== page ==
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Sea Salt and Paper Two Player Review

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All board game reviews and ratings from “A Pair of Meeples” are entirely based on the game at two players. You can learn more about our rating system by clicking below.


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Sea Salt and Paper might be one of the best card games to come out in recent years and has quickly risen in popularity, but will it stand the test of time or be washed away with the tide?

Sea Salt and Paper Review

8 out of 10
Sea Salt and Paper Two Player Review A Pair of Meeples

Is it Good For Two Players? : The best player count!

Sea Salt and Paper is leagues above many of the card games we’ve played in recent years.  Once you get past some initial confusion about the rules, games are quick, aggressive, and tactile in a super enjoyable way.

It feels like a classic card game while still having the decision space and nuances of a more modern one. The art is exceptional and the theme is a great match for the gameplay.  If you’re looking for a satisfying but quick playing card game we don’t think you can go wrong with this one.

Theme: 8/10
Replayability: 6/10
Components: 6/10
Conflict: 7/10
Fun: 6/10

His Rating
8 out of 10
Her Rating
8 out of 10

Pros

Extremely portable with a nice durable box that you can practically fit in your pocket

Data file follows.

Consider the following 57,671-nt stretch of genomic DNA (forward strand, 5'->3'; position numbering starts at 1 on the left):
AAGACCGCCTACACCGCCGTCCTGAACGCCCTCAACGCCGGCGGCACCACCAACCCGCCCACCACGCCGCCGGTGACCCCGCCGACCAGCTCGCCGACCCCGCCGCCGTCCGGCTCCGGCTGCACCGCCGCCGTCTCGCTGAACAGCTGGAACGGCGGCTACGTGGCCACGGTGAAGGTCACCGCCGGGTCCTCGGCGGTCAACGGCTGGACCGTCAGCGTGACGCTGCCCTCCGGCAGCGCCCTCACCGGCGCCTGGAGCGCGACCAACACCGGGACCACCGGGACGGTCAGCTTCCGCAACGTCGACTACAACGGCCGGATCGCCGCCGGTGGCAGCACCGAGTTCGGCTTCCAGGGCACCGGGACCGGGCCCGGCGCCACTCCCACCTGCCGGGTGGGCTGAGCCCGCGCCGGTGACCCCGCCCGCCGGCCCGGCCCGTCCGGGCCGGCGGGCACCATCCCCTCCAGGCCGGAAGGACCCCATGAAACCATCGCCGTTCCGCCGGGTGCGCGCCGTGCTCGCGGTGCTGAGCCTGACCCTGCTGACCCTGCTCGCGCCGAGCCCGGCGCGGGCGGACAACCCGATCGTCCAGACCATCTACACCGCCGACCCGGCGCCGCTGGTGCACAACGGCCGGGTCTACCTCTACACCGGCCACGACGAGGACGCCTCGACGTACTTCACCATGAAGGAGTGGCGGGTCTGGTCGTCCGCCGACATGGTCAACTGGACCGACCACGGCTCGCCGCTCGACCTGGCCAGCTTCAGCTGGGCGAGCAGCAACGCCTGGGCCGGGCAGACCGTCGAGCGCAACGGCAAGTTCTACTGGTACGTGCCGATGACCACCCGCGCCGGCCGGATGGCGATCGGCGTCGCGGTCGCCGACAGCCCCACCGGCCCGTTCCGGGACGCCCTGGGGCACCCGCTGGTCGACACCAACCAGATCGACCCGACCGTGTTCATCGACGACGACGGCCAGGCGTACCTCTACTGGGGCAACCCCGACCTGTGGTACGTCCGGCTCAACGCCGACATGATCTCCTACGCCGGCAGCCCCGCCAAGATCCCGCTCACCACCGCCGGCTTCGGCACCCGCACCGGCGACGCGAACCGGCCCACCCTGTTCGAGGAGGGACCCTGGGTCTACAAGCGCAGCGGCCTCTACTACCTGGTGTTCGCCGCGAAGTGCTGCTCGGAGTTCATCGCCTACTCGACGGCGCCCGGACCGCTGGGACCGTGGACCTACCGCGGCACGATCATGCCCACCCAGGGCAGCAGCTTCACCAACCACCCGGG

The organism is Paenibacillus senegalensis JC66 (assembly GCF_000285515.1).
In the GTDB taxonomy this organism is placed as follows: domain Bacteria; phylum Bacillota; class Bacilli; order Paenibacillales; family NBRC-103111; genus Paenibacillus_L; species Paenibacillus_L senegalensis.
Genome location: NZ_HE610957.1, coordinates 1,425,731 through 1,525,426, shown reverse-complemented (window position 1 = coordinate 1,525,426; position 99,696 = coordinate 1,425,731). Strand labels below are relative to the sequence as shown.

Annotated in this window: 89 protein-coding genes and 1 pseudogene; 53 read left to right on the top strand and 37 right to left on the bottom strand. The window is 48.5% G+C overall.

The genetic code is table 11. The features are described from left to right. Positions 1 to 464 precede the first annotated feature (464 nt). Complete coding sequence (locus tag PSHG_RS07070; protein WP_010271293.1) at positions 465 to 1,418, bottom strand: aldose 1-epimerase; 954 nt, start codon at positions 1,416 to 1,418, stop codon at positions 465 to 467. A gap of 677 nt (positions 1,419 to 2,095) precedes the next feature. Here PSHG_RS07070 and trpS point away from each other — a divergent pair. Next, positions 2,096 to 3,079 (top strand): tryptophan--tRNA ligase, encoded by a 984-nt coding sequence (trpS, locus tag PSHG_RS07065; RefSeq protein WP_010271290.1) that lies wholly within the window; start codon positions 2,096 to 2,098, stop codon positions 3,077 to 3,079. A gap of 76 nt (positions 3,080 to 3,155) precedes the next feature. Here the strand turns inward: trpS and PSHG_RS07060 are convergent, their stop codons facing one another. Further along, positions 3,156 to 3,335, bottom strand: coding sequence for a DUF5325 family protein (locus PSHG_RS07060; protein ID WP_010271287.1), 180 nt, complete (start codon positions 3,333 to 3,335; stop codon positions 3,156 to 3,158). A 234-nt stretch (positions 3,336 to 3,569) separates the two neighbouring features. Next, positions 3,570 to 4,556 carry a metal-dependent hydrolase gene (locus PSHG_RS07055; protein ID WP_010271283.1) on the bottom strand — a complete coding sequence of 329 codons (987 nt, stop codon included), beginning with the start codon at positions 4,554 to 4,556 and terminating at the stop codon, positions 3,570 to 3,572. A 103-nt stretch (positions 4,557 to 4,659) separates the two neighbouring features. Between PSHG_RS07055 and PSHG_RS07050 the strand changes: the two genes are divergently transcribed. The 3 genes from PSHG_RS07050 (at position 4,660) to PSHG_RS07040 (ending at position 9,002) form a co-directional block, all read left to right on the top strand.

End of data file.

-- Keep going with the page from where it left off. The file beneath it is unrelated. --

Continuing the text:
Easy to teach to new players

Quick and simple to setup and play

Excellent decision space for a card game without a lot of complexity

Surprisingly strategic (especially at two)

Cons

May be too luck-dependent for some (more so at higher player counts)

Cards are very difficult to shuffle

A little confusing when initially learning

Gameplay Experience:

Sea Salt and Paper board game review

Sea Salt and Paper is a game that we saw littered all over the internet before its release and we were intrigued as it looked like a cool little card game.  When a game is pushed that hard on social platforms though we become a little doubtful as to whether it’s really good or not.

Ultimately, we forgot about it until I came across it the other day while shopping and decided to see if all the posts about the game were true or if they were just advertisements for another mediocre game.  

First, this game is super tiny.  A box just big enough to hold the cards and that’s all.  Not only is there no wasted space, the box is super nice and durable so you can actually just throw this game into your pocket if you want to and not worry about it much.

Sea Salt and Paper Box

After cracking open the cards, I was shocked by how thick and heavy they were too.  They felt good in hand and featured excellent vibrant art with an origami ocean themed creation on each.  These extra thick cards come with some problems though.  

On paper (literally), this quality of card sounds perfect, but they are so thick that you can’t shuffle them in the slightest.  I gave it one solid attempt and said no way, resorting to table shuffling.  You can split the deck in two and shuffle each part but shuffling at all risks creasing the cards and turning them into origami just like the art because they are so stiff.  The durability is great and the cards will last a while, but the fact that you almost have to table shuffle partially negates the ultra-portability of this game.

After I was done being a weirdo and overanalyzing the game box and its contents, we scanned the game’s QR code to watch how to play.  Normally, I would do my due diligence and take all the necessary steps to learn how to play, but I told myself, it’s just a card game, we can learn this one on the fly.